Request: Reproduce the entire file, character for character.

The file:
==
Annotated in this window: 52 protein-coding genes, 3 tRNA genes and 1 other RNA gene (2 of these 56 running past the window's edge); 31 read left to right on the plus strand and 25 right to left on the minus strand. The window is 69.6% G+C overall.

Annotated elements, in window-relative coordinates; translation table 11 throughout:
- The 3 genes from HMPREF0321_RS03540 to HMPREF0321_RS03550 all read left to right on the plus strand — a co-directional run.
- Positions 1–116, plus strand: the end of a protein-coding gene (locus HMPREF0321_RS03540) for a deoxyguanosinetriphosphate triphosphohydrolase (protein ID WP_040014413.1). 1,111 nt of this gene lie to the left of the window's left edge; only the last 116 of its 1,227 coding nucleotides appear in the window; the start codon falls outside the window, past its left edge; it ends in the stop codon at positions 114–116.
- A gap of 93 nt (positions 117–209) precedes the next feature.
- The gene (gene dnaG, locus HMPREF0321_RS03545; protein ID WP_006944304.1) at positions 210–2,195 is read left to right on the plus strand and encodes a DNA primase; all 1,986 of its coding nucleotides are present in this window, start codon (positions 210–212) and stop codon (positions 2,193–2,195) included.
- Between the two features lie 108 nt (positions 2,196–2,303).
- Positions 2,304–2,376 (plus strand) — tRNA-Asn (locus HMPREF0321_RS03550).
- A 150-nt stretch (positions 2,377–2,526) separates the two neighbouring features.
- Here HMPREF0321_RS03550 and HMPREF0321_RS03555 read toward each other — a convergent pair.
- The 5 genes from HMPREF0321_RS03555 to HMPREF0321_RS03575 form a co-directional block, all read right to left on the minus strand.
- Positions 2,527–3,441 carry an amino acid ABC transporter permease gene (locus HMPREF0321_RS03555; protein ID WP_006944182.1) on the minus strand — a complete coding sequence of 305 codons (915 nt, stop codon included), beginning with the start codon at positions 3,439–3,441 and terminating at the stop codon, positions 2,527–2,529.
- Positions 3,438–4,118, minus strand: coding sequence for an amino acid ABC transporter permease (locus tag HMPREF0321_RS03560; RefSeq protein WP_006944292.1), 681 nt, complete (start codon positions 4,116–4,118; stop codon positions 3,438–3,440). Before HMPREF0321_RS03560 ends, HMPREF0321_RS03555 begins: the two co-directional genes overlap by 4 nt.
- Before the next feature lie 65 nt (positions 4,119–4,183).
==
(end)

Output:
Annotated in this window: 52 protein-coding genes, 3 tRNA genes and 1 other RNA gene (2 of these 56 running past the window's edge); 31 read left to right on the plus strand and 25 right to left on the minus strand. The window is 69.6% G+C overall.

Annotated elements, in window-relative coordinates; translation table 11 throughout:
- The 3 genes from HMPREF0321_RS03540 to HMPREF0321_RS03550 all read left to right on the plus strand — a co-directional run.
- Positions 1–116, plus strand: the end of a protein-coding gene (locus HMPREF0321_RS03540) for a deoxyguanosinetriphosphate triphosphohydrolase (protein ID WP_040014413.1). 1,111 nt of this gene lie to the left of the window's left edge; only the last 116 of its 1,227 coding nucleotides appear in the window; the start codon falls outside the window, past its left edge; it ends in the stop codon at positions 114–116.
- A gap of 93 nt (positions 117–209) precedes the next feature.
- The gene (gene dnaG, locus HMPREF0321_RS03545; protein ID WP_006944304.1) at positions 210–2,195 is read left to right on the plus strand and encodes a DNA primase; all 1,986 of its coding nucleotides are present in this window, start codon (positions 210–212) and stop codon (positions 2,193–2,195) included.
- Between the two features lie 108 nt (positions 2,196–2,303).
- Positions 2,304–2,376 (plus strand) — tRNA-Asn (locus HMPREF0321_RS03550).
- A 150-nt stretch (positions 2,377–2,526) separates the two neighbouring features.
- Here HMPREF0321_RS03550 and HMPREF0321_RS03555 read toward each other — a convergent pair.
- The 5 genes from HMPREF0321_RS03555 to HMPREF0321_RS03575 form a co-directional block, all read right to left on the minus strand.
- Positions 2,527–3,441 carry an amino acid ABC transporter permease gene (locus HMPREF0321_RS03555; protein ID WP_006944182.1) on the minus strand — a complete coding sequence of 305 codons (915 nt, stop codon included), beginning with the start codon at positions 3,439–3,441 and terminating at the stop codon, positions 2,527–2,529.
- Positions 3,438–4,118, minus strand: coding sequence for an amino acid ABC transporter permease (locus tag HMPREF0321_RS03560; RefSeq protein WP_006944292.1), 681 nt, complete (start codon positions 4,116–4,118; stop codon positions 3,438–3,440). Before HMPREF0321_RS03560 ends, HMPREF0321_RS03555 begins: the two co-directional genes overlap by 4 nt.
- Before the next feature lie 65 nt (positions 4,119–4,183).